Ryan Duey stands at the entrance to a room holding one of four tanks at Capitol Floats, which opens on Saturday. The tanks are 8-feet long and 5-feet wide. Bob Shallit
Ryan Duey stands at the entrance to a room holding one of four tanks at Capitol Floats, which opens on Saturday. The tanks are 8-feet long and 5-feet wide. Bob Shallit

Bob Shallit

Insight on the Sacramento region’s business deals and deal makers

Bob Shallit

Float business adds watery wrinkle to Oak Park renaissance

By Bob Shallit

bshallit@sacbee.com

February 17, 2016 05:12 PM

A new-age vibe is coming to Oak Park in coming weeks with the opening of a health bar serving acai bowls and a float center where customers can achieve deep relaxation by soaking in watery sensory deprivation tanks.

Capitol Floats, located at the site of a former bail bonds office at 3515 Broadway, is set to open Saturday and already is about half-booked for the day, said Ryan Duey, the business owner.

Patrons can use one of four tanks – each with their own changing rooms and showers – and spend an hour or so reclining in 10 inches of super-buoyant, heavily salted water.

“It can be just relaxing or you can have a profound experience,” said Duey, who left a sales job with the San Jose Earthquakes soccer club to launch this venture with partner Brandon Brodzky. “We say, ‘Let go of your expectations because every float will be unique and everyone is different.’ ”

He likens the experience to yoga or meditation – “practices” that can have an immediate payoff but deliver more rewards over time.

Typical float sessions cost $65, with patrons reclining in long tanks designed to eliminate external stimuli, including sound and light. After exiting, customers are invited to relax in a lounge that features a “tea bar” fashioned from an old piano, a reading area and an arts corner with an easel for those “who want to tap into their creative side,” Duey said.

The adjoining business, Vibe Health Bar, is set to open March 1 and will specialize in breakfast bowls made with acai, a “superfood” berry from Brazil.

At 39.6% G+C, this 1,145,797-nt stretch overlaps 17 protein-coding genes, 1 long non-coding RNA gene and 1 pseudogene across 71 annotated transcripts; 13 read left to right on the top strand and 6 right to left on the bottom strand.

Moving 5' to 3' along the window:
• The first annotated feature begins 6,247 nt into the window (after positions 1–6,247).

The bowls make for a quick, nutritious meal, said Blake Houston, the business owner. His favorite from the five bowls on the menu: “Beez Nuts,” with acai sandwiched by granola and topped with local bee pollen, honey and almond butter.

Also available: smoothies, wraps, several kinds of fermented Kombucha teas and “cognitive” coffee.

The latter is regular coffee, provided by Sacramento’s Chocolate Fish Coffee Roasters, that Vibe staffers blend with butter from grass-fed cows, highly concentrated coconut oil, mushroom powder, and flavorings including cacao and vanilla.

“It gives you sustained energy throughout the day instead of the caffeine spike and crash,” said Brodzky, a 30-year-old entrepreneur who last year acquired and completely renovated the building that houses both businesses and is a partner in each.

“I think it’s going to be a big hit,” Brodzky said of the coffee offerings, which are based on Bulletproof Coffee that was introduced in this country in 2009.

The new businesses are the latest – and perhaps unlikeliest – ventures to start up in a once-blighted neighborhood quickly becoming a haven for local hipsters.

Mikuni eyes expansion

Sacramento’s Mikuni Restaurant Group is looking to expand its operations into the Bay Area.

The 28-year-old company, which is set to open its eighth local operation this summer in Folsom, is scouting new sites in Walnut Creek, Santa Clara and San Jose, said Haru Sakata, Mikuni’s chief executive officer.

“We want to try out the Bay Area, but we want to make sure the timing is right,” Sakata said.

The sushi chain almost executed a lease deal recently in Walnut Creek, he said, but opted to pass on that location after executives visited the area multiple times and decided there wasn’t enough business activity there.

When Mikuni does expand, the plan will be to stick with a company philosophy that emphasizes doing right by employees, customers and the community, said Sakata, a native of Japan who is the brother-in-law of Mikuni owner Taro Arai.

“Maybe this sounds a little too Asian,” he said of the company mission, “but we think if you take care of people, they will take care of you back.”